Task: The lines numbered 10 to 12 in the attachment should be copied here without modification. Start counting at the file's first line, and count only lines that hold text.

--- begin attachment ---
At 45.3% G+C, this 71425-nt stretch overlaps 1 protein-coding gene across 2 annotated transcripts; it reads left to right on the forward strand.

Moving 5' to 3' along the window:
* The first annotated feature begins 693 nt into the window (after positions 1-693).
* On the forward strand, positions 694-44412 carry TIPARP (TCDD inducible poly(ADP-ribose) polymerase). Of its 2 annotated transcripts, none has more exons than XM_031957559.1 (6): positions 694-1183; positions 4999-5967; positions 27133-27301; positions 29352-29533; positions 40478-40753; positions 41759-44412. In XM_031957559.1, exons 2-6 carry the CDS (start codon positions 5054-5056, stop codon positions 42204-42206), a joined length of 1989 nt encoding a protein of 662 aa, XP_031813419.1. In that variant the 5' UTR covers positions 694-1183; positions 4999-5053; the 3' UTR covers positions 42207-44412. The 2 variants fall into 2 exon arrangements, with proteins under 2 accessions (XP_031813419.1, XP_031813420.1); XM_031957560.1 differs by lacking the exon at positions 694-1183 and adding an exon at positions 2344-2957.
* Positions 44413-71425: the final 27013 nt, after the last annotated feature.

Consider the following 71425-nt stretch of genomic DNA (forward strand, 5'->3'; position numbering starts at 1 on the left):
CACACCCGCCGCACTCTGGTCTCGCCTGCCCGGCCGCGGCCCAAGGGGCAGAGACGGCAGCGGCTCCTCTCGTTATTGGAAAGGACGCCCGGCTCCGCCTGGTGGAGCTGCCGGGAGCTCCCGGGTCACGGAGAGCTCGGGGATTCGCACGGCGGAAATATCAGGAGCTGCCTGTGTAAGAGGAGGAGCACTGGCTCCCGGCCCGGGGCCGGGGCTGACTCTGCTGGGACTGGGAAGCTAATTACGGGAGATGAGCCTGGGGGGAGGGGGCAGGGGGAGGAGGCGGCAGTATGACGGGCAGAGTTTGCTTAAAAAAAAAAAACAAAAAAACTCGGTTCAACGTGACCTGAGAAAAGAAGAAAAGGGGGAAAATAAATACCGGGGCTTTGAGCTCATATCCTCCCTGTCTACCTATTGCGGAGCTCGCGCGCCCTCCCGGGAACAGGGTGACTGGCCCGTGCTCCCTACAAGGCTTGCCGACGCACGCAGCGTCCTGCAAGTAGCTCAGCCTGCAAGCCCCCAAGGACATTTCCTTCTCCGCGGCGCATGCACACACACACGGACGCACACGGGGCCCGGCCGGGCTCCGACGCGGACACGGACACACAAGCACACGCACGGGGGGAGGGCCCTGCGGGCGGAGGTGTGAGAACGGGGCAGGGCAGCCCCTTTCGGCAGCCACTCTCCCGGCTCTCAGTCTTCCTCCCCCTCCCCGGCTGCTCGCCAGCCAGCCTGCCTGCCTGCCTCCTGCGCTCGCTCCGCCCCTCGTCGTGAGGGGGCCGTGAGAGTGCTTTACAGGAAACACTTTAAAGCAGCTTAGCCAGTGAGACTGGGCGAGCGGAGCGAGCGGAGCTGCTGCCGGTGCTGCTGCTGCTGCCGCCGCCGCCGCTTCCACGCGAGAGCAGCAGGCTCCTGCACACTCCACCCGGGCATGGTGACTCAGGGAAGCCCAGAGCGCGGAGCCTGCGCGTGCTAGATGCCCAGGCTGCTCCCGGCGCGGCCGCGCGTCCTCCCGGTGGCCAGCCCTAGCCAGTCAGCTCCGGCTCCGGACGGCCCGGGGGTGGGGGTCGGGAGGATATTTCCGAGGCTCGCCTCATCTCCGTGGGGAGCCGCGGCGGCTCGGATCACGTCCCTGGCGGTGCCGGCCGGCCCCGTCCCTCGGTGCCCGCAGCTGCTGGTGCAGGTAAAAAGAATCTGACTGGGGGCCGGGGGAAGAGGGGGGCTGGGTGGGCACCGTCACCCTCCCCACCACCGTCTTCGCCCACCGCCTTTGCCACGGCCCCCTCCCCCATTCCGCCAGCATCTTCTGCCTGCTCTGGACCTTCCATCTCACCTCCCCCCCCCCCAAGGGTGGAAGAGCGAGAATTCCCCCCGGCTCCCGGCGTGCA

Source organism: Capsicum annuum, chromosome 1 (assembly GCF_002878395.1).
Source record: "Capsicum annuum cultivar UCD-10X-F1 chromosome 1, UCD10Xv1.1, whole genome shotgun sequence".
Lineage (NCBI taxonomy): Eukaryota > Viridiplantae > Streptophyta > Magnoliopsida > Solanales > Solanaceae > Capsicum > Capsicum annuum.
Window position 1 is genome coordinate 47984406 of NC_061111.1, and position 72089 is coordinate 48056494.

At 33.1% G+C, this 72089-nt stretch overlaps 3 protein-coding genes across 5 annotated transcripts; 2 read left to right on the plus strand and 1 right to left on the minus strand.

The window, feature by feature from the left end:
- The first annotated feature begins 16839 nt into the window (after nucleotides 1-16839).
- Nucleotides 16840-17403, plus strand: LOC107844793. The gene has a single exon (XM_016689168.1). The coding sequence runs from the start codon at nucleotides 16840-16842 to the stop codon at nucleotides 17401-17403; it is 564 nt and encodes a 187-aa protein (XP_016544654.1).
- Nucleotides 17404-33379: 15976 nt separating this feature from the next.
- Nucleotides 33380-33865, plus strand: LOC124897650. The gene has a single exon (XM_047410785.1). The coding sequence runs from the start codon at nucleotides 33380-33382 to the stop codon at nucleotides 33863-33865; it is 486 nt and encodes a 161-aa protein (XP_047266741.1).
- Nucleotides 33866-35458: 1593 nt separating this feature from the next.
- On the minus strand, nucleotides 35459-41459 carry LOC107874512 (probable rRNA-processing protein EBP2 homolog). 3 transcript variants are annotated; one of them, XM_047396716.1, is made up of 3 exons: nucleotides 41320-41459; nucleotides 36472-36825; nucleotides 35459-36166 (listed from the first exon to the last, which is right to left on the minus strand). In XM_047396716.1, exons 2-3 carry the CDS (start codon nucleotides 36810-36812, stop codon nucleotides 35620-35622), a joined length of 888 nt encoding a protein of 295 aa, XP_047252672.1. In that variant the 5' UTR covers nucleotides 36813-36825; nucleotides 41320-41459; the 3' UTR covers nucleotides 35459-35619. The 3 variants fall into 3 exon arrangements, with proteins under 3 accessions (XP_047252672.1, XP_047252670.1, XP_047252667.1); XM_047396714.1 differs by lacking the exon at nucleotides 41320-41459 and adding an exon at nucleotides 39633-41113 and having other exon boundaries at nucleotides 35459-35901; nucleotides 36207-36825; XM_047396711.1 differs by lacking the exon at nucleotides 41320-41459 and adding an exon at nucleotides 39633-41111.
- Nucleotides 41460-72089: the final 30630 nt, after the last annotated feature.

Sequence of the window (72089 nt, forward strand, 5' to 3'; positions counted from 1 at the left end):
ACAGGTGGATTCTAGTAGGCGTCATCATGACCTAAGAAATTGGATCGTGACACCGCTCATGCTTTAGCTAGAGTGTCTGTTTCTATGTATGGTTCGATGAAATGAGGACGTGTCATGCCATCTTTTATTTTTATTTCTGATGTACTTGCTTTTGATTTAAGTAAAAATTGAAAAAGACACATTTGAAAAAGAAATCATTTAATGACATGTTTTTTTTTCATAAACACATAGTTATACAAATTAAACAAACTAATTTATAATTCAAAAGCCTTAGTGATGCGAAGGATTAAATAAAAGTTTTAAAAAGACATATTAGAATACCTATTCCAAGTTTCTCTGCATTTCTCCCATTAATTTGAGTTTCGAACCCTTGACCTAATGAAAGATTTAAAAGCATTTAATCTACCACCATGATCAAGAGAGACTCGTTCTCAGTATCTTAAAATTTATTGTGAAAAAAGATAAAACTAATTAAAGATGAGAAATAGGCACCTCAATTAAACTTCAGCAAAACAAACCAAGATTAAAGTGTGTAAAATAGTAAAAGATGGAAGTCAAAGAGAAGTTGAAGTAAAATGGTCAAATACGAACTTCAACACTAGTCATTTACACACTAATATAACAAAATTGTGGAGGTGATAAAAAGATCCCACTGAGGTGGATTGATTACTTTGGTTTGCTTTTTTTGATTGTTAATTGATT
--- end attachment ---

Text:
Lineage (NCBI taxonomy): Eukaryota > Viridiplantae > Streptophyta > Magnoliopsida > Solanales > Solanaceae > Capsicum > Capsicum annuum.
Window position 1 is genome coordinate 47984406 of NC_061111.1, and position 72089 is coordinate 48056494.

At 33.1% G+C, this 72089-nt stretch overlaps 3 protein-coding genes across 5 annotated transcripts; 2 read left to right on the plus strand and 1 right to left on the minus strand.